Ben Ferencz had already made history. After World War II, he brought 22 Nazi officers to trial for murder. The men were Einsatzgruppen commanders who were responsible for killing more than a million people — not in concentration camps, but in towns and villages across Eastern Europe. They would never have been brought to justice were it not for Ferencz.
On Wednesday he will enter the history books in a new way. The last Nuremberg prosecutor still alive, Ferencz is turning 100.
"I will tell you something very profound, which I have learned after many years," he told Lesley Stahl when he spoke with 60 Minutes in 2017. "War makes murderers out of otherwise decent people. All wars, and all decent people."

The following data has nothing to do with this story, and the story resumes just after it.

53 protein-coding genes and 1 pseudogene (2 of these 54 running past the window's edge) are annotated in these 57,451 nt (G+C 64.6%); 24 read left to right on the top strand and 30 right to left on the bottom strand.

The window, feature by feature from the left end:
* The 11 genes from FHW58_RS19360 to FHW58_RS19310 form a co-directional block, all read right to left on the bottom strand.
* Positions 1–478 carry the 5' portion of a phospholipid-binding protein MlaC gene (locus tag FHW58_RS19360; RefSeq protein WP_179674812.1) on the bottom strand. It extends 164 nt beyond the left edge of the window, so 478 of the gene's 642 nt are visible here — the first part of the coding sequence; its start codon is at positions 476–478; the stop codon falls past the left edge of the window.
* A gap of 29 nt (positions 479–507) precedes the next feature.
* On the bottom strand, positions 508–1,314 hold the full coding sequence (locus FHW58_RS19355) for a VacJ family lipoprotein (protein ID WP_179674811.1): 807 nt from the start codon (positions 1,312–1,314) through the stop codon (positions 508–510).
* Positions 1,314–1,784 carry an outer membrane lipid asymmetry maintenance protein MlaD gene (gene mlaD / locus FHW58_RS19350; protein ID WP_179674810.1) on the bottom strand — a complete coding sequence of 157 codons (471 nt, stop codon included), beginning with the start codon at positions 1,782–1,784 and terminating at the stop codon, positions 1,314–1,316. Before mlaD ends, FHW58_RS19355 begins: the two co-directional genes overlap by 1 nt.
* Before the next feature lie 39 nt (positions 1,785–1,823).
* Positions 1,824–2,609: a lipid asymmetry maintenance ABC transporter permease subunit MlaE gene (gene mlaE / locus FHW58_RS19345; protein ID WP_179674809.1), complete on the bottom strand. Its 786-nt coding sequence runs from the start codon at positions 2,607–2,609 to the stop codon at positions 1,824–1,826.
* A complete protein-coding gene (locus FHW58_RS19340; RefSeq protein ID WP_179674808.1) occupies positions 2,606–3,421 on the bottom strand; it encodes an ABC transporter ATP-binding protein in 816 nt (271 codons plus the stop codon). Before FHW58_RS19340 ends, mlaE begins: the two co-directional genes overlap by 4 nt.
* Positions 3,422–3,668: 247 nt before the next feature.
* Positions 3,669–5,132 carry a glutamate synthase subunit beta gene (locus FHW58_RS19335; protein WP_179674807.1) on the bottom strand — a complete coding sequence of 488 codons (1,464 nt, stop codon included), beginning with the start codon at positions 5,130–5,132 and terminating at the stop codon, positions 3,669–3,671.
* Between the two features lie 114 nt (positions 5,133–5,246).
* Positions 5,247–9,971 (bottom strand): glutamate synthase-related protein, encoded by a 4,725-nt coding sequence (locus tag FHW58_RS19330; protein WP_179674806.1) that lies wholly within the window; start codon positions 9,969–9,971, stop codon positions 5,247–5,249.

The son of poor Jewish parents from a small town in Romania, Ferencz moved to the U.S. when he was a baby. He earned his law degree from Harvard before enlisting as a private in the Army during World War II. He was just 27 years old when he presented his case at Nuremberg,
Ferencz has since spent the rest of his life trying to deter the types of war crimes he prosecuted. When the international criminal court in The Hague was created in 1998, he delivered the closing argument in the court's first case.
Now in his 100th year, he continues his work by speaking to large groups and compiling "life lessons" for a book, which is set to be published in December.
"I'm still in there fighting," Ferencz told Stahl in 2017. "And you know what keeps me going? I know I'm right."